“What is it then?” His voice was quicker and louder than it had been at any point in the conversation, motivated either by opportunity or fear it was impossible to say.

“It’s because I don’t think you’ll make it, Lars. I think you’ll die out there somewhere, at night on the rocks in a storm, in your bed at anchor in some cove, slipping on some slick, bird shit covered dock in a nothing town on some forgotten shore. I don’t know. But I don’t think you’ll make it, and I don’t want Bandit to die that way too, or trapped while your body rots and soaks into your blankets.”

“You’re a cold bastard.”

“Yes, I am. It’s what I do.”

“What is that, exactly?”

“We must all move forward, Lars, but it’s easy to get stuck. I unstick people, help them make decisions or decide for them if they can’t.”

“You work for the state?” Lars asked, which caused the man to explode with laughter. He laughed so hard he couldn’t speak for a long time.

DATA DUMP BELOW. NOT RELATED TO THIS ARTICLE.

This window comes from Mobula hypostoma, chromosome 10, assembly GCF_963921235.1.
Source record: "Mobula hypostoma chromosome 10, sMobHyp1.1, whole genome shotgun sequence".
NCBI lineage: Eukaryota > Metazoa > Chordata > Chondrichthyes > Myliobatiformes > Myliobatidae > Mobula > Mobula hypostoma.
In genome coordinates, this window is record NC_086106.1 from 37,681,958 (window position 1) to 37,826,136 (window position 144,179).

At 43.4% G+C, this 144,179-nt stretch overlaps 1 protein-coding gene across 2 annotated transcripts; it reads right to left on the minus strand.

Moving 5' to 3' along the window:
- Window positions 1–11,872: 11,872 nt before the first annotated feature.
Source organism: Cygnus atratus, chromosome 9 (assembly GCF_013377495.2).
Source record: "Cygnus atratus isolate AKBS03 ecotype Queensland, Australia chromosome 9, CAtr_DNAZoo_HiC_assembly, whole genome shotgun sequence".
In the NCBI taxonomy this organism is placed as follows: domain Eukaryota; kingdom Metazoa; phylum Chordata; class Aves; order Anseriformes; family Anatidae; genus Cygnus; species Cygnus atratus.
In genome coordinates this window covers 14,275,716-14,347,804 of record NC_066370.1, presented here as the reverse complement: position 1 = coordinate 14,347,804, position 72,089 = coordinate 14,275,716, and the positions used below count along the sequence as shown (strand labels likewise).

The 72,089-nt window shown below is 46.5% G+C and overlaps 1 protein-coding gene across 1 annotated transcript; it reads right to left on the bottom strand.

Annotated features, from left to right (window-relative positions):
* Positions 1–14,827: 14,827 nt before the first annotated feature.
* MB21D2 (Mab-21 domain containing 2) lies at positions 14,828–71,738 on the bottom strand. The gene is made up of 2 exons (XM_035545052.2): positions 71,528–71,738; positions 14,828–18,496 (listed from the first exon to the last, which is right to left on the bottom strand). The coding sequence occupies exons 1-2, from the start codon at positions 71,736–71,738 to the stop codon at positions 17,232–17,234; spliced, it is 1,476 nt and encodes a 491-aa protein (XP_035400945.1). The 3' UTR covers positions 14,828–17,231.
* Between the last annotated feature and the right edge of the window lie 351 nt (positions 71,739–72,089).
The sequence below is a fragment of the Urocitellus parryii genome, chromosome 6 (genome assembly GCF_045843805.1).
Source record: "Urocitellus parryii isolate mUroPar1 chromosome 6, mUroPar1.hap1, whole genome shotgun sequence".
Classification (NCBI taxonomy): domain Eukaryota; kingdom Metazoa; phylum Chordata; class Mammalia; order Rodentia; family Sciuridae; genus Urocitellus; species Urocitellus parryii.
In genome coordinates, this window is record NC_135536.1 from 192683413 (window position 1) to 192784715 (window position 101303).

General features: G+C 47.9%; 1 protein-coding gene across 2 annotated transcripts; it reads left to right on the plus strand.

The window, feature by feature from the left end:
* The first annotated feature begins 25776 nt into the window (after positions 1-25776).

“I’m going to share that one with friends,” was all he said when finished.

Lars then gathered himself and stood, pushed himself up with his hands and arms, until his back was straight for the first time. At full height he stood easily a head and a half above the man with a backpack who was dressed in black. Lars looked every inch the son of the norsemen from whom he descended, a Viking, in rags but proud, blue eyes alive.

“No.”

“Really?”

“No. I raised him. We’re together now, and will be until we can’t be.” Lars bent down and gently put his huge hand, it looked like it could wrap all the way around, on Bandit’s head. The dog stood immediately, knowing they were off together to wherever their journey might lead.

“What’s next, Lars?” asked the man.